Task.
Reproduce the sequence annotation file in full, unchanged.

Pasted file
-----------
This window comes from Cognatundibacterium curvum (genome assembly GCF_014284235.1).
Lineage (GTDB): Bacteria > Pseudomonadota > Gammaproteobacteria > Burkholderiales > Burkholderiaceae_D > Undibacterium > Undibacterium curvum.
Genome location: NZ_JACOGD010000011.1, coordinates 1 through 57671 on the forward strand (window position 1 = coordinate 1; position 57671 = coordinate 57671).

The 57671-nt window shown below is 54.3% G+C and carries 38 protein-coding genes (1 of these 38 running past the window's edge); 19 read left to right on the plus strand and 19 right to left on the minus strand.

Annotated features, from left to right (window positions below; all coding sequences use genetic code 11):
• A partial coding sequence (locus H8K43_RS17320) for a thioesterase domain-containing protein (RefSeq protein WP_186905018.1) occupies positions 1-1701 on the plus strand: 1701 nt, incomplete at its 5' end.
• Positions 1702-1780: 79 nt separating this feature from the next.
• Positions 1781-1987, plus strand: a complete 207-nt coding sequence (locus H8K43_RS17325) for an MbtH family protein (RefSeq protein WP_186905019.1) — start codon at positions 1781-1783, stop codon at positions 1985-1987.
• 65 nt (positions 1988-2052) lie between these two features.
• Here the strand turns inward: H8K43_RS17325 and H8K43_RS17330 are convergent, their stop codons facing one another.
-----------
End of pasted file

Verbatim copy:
This window comes from Cognatundibacterium curvum (genome assembly GCF_014284235.1).
Lineage (GTDB): Bacteria > Pseudomonadota > Gammaproteobacteria > Burkholderiales > Burkholderiaceae_D > Undibacterium > Undibacterium curvum.
Genome location: NZ_JACOGD010000011.1, coordinates 1 through 57671 on the forward strand (window position 1 = coordinate 1; position 57671 = coordinate 57671).

The 57671-nt window shown below is 54.3% G+C and carries 38 protein-coding genes (1 of these 38 running past the window's edge); 19 read left to right on the plus strand and 19 right to left on the minus strand.

Annotated features, from left to right (window positions below; all coding sequences use genetic code 11):
• A partial coding sequence (locus H8K43_RS17320) for a thioesterase domain-containing protein (RefSeq protein WP_186905018.1) occupies positions 1-1701 on the plus strand: 1701 nt, incomplete at its 5' end.
• Positions 1702-1780: 79 nt separating this feature from the next.
• Positions 1781-1987, plus strand: a complete 207-nt coding sequence (locus H8K43_RS17325) for an MbtH family protein (RefSeq protein WP_186905019.1) — start codon at positions 1781-1783, stop codon at positions 1985-1987.
• 65 nt (positions 1988-2052) lie between these two features.
• Here the strand turns inward: H8K43_RS17325 and H8K43_RS17330 are convergent, their stop codons facing one another.